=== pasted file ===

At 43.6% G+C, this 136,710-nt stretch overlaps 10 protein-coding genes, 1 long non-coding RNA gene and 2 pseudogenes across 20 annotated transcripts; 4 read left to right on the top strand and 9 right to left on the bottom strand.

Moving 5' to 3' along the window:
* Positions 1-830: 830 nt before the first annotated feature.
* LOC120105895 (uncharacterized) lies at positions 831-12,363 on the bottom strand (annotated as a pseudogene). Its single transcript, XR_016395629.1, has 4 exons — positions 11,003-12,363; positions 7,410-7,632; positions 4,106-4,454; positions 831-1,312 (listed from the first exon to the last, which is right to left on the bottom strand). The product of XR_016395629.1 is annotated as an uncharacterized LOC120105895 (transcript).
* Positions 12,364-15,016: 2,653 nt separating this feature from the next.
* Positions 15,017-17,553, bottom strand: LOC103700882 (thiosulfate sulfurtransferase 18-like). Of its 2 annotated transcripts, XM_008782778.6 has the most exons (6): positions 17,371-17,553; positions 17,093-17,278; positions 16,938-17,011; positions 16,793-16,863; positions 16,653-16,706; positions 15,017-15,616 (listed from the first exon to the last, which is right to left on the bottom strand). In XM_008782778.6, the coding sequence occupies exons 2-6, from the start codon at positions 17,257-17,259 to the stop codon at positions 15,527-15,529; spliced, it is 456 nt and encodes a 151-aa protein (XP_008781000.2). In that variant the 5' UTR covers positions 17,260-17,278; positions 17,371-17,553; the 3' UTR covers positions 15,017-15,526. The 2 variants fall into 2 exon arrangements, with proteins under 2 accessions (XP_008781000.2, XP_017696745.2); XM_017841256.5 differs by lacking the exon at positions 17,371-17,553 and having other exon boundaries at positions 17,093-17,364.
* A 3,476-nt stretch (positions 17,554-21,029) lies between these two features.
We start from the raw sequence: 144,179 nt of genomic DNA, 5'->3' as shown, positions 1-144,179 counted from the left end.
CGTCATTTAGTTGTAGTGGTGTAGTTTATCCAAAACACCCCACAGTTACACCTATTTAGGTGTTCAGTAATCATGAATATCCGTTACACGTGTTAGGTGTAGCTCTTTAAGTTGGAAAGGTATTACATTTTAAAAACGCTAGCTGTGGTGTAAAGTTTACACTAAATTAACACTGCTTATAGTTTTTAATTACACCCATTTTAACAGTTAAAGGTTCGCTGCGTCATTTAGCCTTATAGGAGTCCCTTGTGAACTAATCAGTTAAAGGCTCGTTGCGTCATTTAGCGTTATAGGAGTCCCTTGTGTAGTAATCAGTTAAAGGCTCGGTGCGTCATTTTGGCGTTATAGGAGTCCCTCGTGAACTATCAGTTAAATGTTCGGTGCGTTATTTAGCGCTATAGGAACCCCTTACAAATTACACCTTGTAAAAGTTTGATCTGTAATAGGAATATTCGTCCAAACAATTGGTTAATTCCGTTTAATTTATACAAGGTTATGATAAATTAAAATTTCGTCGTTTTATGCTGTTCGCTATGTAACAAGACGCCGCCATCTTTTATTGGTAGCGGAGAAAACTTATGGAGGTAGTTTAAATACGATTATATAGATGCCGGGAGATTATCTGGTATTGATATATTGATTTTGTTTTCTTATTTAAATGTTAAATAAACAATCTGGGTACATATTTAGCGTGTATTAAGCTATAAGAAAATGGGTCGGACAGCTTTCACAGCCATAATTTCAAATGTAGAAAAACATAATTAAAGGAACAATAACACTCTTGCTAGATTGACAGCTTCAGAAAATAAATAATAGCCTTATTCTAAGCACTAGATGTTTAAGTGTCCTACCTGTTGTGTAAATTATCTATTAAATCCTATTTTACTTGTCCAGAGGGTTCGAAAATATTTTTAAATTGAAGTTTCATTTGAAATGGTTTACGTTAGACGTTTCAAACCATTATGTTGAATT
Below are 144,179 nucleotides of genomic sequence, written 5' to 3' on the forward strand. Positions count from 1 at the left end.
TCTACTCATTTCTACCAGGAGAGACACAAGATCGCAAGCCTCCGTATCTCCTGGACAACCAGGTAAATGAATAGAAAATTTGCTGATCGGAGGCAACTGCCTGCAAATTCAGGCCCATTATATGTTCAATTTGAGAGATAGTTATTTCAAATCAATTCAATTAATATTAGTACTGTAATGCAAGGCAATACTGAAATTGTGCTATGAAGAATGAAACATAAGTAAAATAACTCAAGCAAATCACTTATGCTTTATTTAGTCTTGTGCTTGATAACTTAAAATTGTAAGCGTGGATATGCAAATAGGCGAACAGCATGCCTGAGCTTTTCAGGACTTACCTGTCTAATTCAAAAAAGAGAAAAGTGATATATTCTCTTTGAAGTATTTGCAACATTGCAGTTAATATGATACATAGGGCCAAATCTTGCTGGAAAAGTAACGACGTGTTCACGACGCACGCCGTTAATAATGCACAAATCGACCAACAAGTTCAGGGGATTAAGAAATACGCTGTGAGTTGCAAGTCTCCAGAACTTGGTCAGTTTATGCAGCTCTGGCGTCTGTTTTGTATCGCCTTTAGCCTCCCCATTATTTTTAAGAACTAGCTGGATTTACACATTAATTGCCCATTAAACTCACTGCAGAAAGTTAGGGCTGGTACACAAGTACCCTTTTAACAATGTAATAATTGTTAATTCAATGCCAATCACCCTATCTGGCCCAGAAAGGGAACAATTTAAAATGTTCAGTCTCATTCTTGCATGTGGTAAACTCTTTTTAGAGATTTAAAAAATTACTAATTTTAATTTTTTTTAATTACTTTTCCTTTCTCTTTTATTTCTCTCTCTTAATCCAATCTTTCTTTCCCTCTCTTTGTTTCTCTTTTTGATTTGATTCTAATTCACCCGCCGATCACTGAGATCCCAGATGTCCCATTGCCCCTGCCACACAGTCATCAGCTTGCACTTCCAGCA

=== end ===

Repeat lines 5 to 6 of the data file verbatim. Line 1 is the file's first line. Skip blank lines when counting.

* Positions 12,364-15,016: 2,653 nt separating this feature from the next.
* Positions 15,017-17,553, bottom strand: LOC103700882 (thiosulfate sulfurtransferase 18-like). Of its 2 annotated transcripts, XM_008782778.6 has the most exons (6): positions 17,371-17,553; positions 17,093-17,278; positions 16,938-17,011; positions 16,793-16,863; positions 16,653-16,706; positions 15,017-15,616 (listed from the first exon to the last, which is right to left on the bottom strand). In XM_008782778.6, the coding sequence occupies exons 2-6, from the start codon at positions 17,257-17,259 to the stop codon at positions 15,527-15,529; spliced, it is 456 nt and encodes a 151-aa protein (XP_008781000.2). In that variant the 5' UTR covers positions 17,260-17,278; positions 17,371-17,553; the 3' UTR covers positions 15,017-15,526. The 2 variants fall into 2 exon arrangements, with proteins under 2 accessions (XP_008781000.2, XP_017696745.2); XM_017841256.5 differs by lacking the exon at positions 17,371-17,553 and having other exon boundaries at positions 17,093-17,364.